Before reaching the age of 30, Michelangelo Buonarroti (1475–1564) had already sculpted David and Pietà, two of the most famous sculptures in the entire history of art. As a sculptor, painter, draftsman, and architect, the achievements of this Italian master are uniquesince before his time and until today, no artist has ever produced such a vast, multifaceted, and wide-ranging oeuvre.
This comprehensive book explores Michelangelo’s life and work with a richly illustrated biographical essay and a complete four-part inventory of all his paintings, sculptures, buildings, and drawings. Full-page reproductions and enlarged details allow the reader to admire even the finest minutiae, while texts offer an in-depth profile of Michelangelo’s personality and circumstancesspanning his solitary nature, his thirst for money and commissions, his immense wealth, and his skill as a property investor. We also tackle the controversial issue of the attribution of Michelangelo drawings, an area in which decisions continue to be steered by the private interests of the art market and major collections.
Commemorating the 450th anniversary of his death, this is the definitive work about Michelangelo for generations to come.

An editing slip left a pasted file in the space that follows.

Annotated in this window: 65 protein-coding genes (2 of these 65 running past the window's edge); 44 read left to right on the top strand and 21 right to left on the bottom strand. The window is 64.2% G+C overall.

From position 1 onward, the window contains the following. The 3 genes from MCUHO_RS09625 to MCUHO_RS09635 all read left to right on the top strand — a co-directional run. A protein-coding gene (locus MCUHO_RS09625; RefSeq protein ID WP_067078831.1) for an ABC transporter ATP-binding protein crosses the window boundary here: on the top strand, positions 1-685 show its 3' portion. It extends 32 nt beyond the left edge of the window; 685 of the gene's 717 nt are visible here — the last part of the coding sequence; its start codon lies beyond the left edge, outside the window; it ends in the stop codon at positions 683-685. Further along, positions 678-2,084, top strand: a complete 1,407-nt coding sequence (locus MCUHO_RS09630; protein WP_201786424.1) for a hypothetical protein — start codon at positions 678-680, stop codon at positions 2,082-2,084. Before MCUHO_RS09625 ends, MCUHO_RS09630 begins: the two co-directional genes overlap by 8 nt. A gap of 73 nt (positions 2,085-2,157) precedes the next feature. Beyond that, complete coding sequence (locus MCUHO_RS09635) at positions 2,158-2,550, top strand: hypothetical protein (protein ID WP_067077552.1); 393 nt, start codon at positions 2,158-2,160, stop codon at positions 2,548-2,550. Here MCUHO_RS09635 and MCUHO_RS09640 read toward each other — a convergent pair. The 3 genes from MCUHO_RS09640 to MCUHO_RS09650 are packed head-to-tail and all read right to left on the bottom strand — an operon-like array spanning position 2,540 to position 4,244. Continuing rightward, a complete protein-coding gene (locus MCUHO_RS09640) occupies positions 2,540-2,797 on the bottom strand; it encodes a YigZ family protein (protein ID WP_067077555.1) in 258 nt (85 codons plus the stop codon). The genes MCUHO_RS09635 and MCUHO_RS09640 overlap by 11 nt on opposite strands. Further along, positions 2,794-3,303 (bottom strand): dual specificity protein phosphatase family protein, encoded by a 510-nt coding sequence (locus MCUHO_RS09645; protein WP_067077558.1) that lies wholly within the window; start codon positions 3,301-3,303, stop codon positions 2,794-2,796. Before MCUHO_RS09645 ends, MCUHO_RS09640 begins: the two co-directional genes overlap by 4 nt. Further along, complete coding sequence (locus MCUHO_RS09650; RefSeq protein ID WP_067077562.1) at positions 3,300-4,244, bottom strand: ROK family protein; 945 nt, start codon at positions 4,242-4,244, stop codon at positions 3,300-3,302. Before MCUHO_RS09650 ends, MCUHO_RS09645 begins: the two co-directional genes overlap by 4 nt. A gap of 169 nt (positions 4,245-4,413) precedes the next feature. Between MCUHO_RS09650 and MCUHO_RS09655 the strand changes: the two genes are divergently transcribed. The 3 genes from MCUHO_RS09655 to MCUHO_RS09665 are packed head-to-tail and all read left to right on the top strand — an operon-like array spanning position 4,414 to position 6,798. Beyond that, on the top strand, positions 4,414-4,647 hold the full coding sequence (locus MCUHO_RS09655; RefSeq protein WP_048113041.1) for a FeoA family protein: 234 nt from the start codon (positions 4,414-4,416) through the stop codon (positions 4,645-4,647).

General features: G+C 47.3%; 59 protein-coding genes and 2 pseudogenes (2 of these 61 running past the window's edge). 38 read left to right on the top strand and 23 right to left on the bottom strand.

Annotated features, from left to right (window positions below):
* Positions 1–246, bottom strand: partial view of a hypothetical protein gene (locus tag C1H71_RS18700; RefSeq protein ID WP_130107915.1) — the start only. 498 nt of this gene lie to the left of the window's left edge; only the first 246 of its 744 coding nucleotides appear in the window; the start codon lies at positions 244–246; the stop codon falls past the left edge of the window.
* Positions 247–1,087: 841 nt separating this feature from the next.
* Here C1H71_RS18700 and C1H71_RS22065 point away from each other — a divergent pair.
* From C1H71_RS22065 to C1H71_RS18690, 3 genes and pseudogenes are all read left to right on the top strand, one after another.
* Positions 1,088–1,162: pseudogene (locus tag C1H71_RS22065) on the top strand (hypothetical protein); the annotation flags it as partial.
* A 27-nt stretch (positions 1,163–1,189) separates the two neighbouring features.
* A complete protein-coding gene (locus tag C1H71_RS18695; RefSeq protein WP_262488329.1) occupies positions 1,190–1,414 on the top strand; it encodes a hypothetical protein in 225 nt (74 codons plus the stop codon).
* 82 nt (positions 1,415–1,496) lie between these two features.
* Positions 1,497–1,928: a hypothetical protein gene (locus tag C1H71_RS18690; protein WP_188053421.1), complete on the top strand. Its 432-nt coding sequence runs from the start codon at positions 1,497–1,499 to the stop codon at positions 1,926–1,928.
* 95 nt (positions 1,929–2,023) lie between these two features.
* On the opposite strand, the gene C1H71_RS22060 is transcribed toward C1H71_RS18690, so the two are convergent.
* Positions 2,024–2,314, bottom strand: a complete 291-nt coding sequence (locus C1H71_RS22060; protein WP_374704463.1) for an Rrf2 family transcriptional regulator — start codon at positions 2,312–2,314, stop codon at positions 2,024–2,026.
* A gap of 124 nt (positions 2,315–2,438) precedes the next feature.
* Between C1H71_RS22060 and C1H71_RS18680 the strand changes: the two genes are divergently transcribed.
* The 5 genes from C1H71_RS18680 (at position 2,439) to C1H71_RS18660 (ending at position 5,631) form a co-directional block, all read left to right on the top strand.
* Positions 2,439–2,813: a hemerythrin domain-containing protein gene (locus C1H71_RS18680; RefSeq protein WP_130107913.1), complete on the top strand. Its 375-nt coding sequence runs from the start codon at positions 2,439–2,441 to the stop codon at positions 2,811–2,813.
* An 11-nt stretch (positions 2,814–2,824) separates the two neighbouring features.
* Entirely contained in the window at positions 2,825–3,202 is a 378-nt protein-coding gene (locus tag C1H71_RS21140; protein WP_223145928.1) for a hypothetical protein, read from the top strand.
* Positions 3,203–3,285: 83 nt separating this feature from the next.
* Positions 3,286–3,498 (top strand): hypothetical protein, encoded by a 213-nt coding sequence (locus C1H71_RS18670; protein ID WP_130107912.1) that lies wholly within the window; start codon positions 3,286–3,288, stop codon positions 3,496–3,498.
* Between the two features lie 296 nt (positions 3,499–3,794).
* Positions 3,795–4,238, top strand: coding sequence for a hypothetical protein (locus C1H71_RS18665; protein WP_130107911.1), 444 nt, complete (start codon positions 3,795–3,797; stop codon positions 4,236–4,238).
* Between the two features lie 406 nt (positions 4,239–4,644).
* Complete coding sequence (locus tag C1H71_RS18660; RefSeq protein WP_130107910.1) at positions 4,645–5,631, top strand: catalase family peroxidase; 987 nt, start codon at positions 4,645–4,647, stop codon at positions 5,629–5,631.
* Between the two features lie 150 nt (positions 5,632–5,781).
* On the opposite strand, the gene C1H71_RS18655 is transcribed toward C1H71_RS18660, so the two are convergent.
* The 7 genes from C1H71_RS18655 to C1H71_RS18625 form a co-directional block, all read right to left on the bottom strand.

|Publisher:||Taschen America, LLC|
|Product dimensions:||10.30(w) x 15.40(h) x 2.30(d)|
About the Author
Frank Zöllner wrote his doctoral thesis on motifs originating from Antiquity in the history of art and architecture of the Medieval and Renaissance periods (1987). He is also the author of a postdoctoral treatise on motion and expression in the art of Leonardo da Vinci, published in 2010. He has published numerous works on Renaissance art and art theory, and on 20th-century art. Since 1996 he has been Professor of Medieval and Modern Art at the University of Leipzig. For TASCHEN he has authored the XL monographs on Leonardo da Vinci and Michelangelo.
Christof Thoenes studied art history in Berlin and Pavia, before completing his doctorate in Berlin. Thoenes was Honorary Professor in Hamburg and now lives in Rome, where for many years he has worked for the Bibliotheca Hertziana (Max-Planck-Institute). He has contributed to numerous publications on Italian art, particularly on architecture and architectural theory of the 15th to 18th centuries.
Thomas Pöpper wrote his doctoral thesis on 15th-century Italian Renaissance sculpture (2003). After a fellowship at the Bibliotheca Hertziana, he worked as a volunteer for the Schleswig-Holsteinische Landesmuseen. Following further appointments at universities in Hamburg und Leipzig, since 2008 he has been Professor of Art and Design History at the West Saxon University of Applied Sciences of Zwickau, where he is currently Head of the Faculty of Applied Art. Pöpper has published on a variety of aspects of Italian art from the Middle Ages to the Baroque, German painting of the Early Modern era and German sculpture of the 19th and 20th century.